Another shrub of the Southwestern United States (CA, CO, NV, TX, AZ, NM) and Northern Mexico (Sonora) is red barberry (Berberis haematocarpa). A native perennial, red barberry can be found associated with rocky slopes, grasslands, chaparral, canyons and pinyon-juniper woodlands at elevations of 4,500′ or lower.
The leaves of this shrub, which grows from 3′ to 8′, are evergreen or deciduous. Holly-like, red barberry leaves are thick, rigid, covered with a cuticle of wax and have spiny, toothed edges. The golden flowers have nine sepals and six petals arranged in whorls of three and occur in clusters of three to five blossoms. The small, juicy, flavorful fruits are purple when mature.
Native peoples ate the fruits, fresh and preserved. Infusions of the roots and wood treated eye ailments and liver or gall bladder disorders. The roots also provided a yellow dye. Today red barberry fruits continue to be used for jams and jellies. Wildlife also eat the fruits.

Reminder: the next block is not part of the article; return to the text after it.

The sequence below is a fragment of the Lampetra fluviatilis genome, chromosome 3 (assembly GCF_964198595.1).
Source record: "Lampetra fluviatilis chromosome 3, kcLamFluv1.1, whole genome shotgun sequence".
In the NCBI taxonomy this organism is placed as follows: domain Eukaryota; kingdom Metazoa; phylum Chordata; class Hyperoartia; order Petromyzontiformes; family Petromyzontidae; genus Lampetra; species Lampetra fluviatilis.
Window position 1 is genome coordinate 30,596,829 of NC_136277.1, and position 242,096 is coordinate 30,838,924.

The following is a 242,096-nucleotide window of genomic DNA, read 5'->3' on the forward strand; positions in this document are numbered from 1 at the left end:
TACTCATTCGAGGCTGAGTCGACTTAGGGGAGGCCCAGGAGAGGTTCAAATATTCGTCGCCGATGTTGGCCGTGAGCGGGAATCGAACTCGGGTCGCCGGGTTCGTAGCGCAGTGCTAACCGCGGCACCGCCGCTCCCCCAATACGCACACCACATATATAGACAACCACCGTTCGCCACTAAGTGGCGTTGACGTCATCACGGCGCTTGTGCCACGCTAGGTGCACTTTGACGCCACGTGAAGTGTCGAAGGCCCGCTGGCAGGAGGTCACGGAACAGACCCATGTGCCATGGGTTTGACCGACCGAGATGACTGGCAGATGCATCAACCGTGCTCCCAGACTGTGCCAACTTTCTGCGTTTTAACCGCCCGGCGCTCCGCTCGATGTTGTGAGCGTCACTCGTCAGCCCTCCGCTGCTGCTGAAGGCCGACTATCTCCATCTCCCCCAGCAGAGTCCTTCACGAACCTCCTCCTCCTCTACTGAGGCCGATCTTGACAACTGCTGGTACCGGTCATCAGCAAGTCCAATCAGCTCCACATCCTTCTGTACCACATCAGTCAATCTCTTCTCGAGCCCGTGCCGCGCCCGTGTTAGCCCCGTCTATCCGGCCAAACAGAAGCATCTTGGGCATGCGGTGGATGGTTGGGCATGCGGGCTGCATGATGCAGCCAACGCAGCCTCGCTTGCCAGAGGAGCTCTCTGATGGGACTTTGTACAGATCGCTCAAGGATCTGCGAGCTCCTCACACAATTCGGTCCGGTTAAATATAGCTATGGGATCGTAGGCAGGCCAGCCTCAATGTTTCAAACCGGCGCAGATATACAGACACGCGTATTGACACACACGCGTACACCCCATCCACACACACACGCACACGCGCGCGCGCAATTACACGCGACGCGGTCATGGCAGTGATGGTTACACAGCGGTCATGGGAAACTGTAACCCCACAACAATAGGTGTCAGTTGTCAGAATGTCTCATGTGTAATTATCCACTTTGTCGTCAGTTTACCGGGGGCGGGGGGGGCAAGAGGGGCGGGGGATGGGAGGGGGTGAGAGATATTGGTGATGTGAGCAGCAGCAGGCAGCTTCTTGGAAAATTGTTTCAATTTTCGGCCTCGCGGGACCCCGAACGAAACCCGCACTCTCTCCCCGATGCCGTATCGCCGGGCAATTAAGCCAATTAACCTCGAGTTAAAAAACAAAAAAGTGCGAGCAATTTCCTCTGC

Red barberry is also cultivated as an ornamental. Unfortunately this shrub is a secondary (alternate) host for black stem rust (the fungus, Pycnia graminis) of cereal grains. As a result several states have banned the sale of red barberry.
Other common names for B. haematocarpa include holly grape, mahonia and algerita, among others.
This red barberry specimen was growing in the Sonoran Desert near Green Valley AZ.